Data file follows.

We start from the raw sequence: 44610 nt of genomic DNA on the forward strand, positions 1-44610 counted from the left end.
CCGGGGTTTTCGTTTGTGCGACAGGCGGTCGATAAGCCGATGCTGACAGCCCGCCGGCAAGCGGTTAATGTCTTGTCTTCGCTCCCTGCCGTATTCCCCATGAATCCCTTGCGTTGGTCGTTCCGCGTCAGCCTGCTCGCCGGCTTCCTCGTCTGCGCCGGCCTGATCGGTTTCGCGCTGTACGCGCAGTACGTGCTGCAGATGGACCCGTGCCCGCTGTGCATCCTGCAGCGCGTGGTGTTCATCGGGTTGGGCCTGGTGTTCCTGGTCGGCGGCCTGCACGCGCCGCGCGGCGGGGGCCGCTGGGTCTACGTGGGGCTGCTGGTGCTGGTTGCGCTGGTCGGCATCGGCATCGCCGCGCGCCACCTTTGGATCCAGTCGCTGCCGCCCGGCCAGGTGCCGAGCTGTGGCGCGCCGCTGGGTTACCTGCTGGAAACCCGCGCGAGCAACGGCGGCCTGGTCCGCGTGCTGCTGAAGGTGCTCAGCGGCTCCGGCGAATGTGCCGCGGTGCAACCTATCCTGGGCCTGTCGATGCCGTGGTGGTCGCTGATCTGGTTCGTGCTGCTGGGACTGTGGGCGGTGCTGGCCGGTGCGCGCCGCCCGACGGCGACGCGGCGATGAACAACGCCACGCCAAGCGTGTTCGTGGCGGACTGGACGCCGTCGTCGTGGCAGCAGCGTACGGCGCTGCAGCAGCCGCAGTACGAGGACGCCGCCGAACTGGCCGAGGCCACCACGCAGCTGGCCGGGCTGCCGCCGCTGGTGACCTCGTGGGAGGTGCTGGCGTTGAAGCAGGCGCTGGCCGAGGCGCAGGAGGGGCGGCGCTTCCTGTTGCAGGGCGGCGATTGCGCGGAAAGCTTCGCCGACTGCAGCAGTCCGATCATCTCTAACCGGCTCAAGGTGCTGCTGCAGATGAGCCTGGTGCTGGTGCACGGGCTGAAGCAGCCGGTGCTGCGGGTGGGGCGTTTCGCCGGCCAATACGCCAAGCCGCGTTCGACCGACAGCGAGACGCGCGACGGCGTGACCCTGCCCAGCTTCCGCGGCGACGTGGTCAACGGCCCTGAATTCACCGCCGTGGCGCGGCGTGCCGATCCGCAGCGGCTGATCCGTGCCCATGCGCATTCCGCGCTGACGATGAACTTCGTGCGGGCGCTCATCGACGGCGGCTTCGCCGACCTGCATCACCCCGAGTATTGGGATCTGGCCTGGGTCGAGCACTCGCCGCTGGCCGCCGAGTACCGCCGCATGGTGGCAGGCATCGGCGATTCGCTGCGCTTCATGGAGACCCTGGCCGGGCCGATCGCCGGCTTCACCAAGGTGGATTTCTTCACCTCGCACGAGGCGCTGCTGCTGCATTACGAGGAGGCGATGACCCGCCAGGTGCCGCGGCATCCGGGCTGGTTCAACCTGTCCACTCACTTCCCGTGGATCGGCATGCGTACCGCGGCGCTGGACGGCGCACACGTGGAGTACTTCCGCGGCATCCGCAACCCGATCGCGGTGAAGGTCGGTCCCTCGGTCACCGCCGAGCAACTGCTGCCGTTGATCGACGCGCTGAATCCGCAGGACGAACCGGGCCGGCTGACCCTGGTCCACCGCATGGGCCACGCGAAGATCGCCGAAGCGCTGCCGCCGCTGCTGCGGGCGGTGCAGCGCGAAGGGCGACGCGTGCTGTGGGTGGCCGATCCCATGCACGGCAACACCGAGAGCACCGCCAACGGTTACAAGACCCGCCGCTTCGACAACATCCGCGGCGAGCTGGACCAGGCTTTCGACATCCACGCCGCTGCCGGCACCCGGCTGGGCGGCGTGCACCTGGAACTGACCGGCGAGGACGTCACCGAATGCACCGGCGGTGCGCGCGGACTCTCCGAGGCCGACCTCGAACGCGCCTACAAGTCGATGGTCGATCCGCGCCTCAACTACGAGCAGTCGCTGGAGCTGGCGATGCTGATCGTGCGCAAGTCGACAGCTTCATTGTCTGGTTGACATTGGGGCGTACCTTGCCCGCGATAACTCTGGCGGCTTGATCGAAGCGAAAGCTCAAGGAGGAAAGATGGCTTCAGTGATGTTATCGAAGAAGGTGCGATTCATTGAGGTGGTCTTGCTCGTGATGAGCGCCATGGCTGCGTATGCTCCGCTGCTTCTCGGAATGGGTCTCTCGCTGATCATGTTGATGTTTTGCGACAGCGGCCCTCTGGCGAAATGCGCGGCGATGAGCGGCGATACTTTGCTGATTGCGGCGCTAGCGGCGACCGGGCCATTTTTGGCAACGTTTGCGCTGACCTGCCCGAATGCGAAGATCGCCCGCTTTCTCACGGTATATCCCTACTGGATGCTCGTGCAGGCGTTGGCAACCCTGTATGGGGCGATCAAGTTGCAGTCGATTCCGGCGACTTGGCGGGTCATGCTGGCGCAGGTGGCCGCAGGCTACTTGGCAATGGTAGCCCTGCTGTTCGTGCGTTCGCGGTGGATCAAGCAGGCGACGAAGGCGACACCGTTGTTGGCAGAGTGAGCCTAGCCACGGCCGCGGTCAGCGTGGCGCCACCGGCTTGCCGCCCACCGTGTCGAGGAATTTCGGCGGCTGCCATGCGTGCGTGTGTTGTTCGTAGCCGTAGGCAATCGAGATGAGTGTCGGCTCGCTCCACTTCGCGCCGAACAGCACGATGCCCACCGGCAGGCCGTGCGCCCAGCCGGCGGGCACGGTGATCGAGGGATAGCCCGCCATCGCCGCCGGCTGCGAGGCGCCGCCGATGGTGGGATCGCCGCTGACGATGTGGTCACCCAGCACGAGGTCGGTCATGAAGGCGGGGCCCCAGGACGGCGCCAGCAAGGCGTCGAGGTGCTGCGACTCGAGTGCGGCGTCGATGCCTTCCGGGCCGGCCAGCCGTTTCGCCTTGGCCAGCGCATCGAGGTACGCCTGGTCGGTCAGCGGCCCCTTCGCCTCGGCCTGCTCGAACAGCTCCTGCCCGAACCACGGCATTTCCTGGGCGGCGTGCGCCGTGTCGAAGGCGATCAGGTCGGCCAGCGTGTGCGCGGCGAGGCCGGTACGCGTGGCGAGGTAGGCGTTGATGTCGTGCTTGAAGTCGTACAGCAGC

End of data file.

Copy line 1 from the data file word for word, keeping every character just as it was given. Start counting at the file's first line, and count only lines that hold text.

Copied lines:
We start from the raw sequence: 44610 nt of genomic DNA on the forward strand, positions 1-44610 counted from the left end.